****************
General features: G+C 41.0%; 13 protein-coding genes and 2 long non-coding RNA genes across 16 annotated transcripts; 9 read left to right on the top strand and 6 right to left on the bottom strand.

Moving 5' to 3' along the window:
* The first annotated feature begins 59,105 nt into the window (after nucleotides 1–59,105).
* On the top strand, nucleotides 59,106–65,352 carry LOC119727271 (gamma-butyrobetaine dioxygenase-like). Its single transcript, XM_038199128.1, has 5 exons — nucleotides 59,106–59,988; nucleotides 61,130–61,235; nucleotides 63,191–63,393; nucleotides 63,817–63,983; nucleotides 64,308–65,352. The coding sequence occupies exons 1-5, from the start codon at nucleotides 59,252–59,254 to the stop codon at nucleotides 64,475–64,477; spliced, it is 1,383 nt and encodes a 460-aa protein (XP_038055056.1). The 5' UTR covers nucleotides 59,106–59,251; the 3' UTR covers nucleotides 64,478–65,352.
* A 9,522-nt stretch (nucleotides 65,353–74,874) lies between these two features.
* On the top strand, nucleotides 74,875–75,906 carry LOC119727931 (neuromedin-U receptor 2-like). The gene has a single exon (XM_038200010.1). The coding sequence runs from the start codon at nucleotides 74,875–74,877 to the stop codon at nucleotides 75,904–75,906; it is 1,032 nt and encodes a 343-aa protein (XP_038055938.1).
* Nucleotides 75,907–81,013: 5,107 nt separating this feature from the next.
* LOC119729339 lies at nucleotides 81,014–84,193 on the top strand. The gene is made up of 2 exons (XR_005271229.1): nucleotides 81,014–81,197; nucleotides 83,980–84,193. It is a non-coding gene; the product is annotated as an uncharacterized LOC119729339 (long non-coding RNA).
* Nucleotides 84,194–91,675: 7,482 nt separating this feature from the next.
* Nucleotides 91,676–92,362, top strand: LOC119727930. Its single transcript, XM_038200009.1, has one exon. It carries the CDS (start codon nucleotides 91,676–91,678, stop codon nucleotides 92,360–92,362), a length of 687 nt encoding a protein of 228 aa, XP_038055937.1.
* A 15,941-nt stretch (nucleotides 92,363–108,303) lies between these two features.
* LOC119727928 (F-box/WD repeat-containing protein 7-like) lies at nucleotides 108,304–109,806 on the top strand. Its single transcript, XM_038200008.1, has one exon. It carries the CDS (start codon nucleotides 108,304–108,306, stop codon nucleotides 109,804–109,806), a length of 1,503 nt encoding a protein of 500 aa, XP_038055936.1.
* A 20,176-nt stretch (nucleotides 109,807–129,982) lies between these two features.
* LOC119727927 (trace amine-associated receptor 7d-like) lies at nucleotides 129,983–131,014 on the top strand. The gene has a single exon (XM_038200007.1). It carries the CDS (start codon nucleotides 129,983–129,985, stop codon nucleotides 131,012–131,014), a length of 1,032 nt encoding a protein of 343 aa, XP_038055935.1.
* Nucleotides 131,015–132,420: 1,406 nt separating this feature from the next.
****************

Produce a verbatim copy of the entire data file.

General features: G+C 41.0%; 13 protein-coding genes and 2 long non-coding RNA genes across 16 annotated transcripts; 9 read left to right on the top strand and 6 right to left on the bottom strand.

Moving 5' to 3' along the window:
* The first annotated feature begins 59,105 nt into the window (after nucleotides 1–59,105).
* On the top strand, nucleotides 59,106–65,352 carry LOC119727271 (gamma-butyrobetaine dioxygenase-like). Its single transcript, XM_038199128.1, has 5 exons — nucleotides 59,106–59,988; nucleotides 61,130–61,235; nucleotides 63,191–63,393; nucleotides 63,817–63,983; nucleotides 64,308–65,352. The coding sequence occupies exons 1-5, from the start codon at nucleotides 59,252–59,254 to the stop codon at nucleotides 64,475–64,477; spliced, it is 1,383 nt and encodes a 460-aa protein (XP_038055056.1). The 5' UTR covers nucleotides 59,106–59,251; the 3' UTR covers nucleotides 64,478–65,352.
* A 9,522-nt stretch (nucleotides 65,353–74,874) lies between these two features.
* On the top strand, nucleotides 74,875–75,906 carry LOC119727931 (neuromedin-U receptor 2-like). The gene has a single exon (XM_038200010.1). The coding sequence runs from the start codon at nucleotides 74,875–74,877 to the stop codon at nucleotides 75,904–75,906; it is 1,032 nt and encodes a 343-aa protein (XP_038055938.1).
* Nucleotides 75,907–81,013: 5,107 nt separating this feature from the next.
* LOC119729339 lies at nucleotides 81,014–84,193 on the top strand. The gene is made up of 2 exons (XR_005271229.1): nucleotides 81,014–81,197; nucleotides 83,980–84,193. It is a non-coding gene; the product is annotated as an uncharacterized LOC119729339 (long non-coding RNA).
* Nucleotides 84,194–91,675: 7,482 nt separating this feature from the next.
* Nucleotides 91,676–92,362, top strand: LOC119727930. Its single transcript, XM_038200009.1, has one exon. It carries the CDS (start codon nucleotides 91,676–91,678, stop codon nucleotides 92,360–92,362), a length of 687 nt encoding a protein of 228 aa, XP_038055937.1.
* A 15,941-nt stretch (nucleotides 92,363–108,303) lies between these two features.
* LOC119727928 (F-box/WD repeat-containing protein 7-like) lies at nucleotides 108,304–109,806 on the top strand. Its single transcript, XM_038200008.1, has one exon. It carries the CDS (start codon nucleotides 108,304–108,306, stop codon nucleotides 109,804–109,806), a length of 1,503 nt encoding a protein of 500 aa, XP_038055936.1.
* A 20,176-nt stretch (nucleotides 109,807–129,982) lies between these two features.
* LOC119727927 (trace amine-associated receptor 7d-like) lies at nucleotides 129,983–131,014 on the top strand. The gene has a single exon (XM_038200007.1). It carries the CDS (start codon nucleotides 129,983–129,985, stop codon nucleotides 131,012–131,014), a length of 1,032 nt encoding a protein of 343 aa, XP_038055935.1.
* Nucleotides 131,015–132,420: 1,406 nt separating this feature from the next.